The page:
Waste land: The Pentagon’s unprecedented spending spree

That the U.S. military is strong and honorable does not, however, mean the price is justified. Moscow and Washington just shook hands on another nuclear arms reduction agreement. Iran is a cause of enormous stress but does not threaten the United States. China, vaguely a potential adversary, is mainly on good terms with America. In June, I spoke at a flag officers’ forum at the Naval War College in Newport, where Admiral Gary Roughead, the chief of naval operations, explained that naval intelligence believes Beijing’s long-term goal is to avoid war: China is building weapons appropriate to defend its coasts, not to contest the United States in the air or on “the blue water.” Such indicators, combined with the drawdown in Iraq, suggest the defense budget should be falling, not climbing. Instead, most U.S. defense expenditures are on the rise. As Gates has remarked, “It is reasonable to wonder whether the nation is getting a commensurate increase in capability in exchange for these spiraling costs.” This turns out to be a colossal understatement…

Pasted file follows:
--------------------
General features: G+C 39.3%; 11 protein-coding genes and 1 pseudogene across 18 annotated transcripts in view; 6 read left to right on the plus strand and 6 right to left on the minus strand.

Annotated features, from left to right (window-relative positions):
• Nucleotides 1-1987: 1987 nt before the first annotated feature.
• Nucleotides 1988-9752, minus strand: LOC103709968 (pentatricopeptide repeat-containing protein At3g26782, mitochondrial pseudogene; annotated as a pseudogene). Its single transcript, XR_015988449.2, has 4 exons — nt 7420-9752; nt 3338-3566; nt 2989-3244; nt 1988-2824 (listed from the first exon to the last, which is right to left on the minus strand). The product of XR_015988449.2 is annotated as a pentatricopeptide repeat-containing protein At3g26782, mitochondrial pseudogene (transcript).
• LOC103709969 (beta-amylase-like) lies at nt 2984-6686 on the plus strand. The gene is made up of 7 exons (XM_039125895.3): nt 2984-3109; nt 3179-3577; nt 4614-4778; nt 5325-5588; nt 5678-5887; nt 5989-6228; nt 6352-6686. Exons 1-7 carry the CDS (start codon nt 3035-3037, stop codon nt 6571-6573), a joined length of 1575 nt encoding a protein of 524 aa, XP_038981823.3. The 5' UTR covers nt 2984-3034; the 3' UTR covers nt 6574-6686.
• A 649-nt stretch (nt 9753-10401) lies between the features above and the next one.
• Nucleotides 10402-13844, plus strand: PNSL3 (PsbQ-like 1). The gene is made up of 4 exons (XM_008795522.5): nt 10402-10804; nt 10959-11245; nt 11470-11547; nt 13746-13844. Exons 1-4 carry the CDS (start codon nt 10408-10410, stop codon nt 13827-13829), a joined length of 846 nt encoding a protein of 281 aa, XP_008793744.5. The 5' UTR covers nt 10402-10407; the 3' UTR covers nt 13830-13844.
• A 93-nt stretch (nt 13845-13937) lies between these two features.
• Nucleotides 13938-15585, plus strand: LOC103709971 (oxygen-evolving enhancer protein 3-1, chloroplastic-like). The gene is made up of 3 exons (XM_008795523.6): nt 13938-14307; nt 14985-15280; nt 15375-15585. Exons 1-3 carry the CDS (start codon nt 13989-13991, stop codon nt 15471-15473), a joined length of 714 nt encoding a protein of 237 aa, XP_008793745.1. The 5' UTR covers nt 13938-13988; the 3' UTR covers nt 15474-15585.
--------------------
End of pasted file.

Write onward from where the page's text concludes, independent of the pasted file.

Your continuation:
Why does Washington assume that use of its fantastically capable military will always bring positive results? We keep sending our forces far away to insert themselves into other people’s fights. Because we are the good guys, we can’t face the reality that, most of the time, this doesn’t work. This is no failing of U.S. forces; it is simply the limit of power. Some problems cannot be solved with soldiers and air crew, no matter how well-equipped and skilled they are. And when we choose to deploy forces, vast costs follow: increased military health care expenditures, the long-term financial burden of looking after injured veterans, and the construction and maintenance of expensive bases in war zones. Asking why we are doing this could lead to many constructive reforms.

Yet these questions go unasked, because they are in no one’s interest in institutional Washington. Congress wants to spend money; the Defense Department and its sister organizations in intelligence want to command money; contractors want to receive money. Figuring out cost-effective alternatives is practically unpatriotic.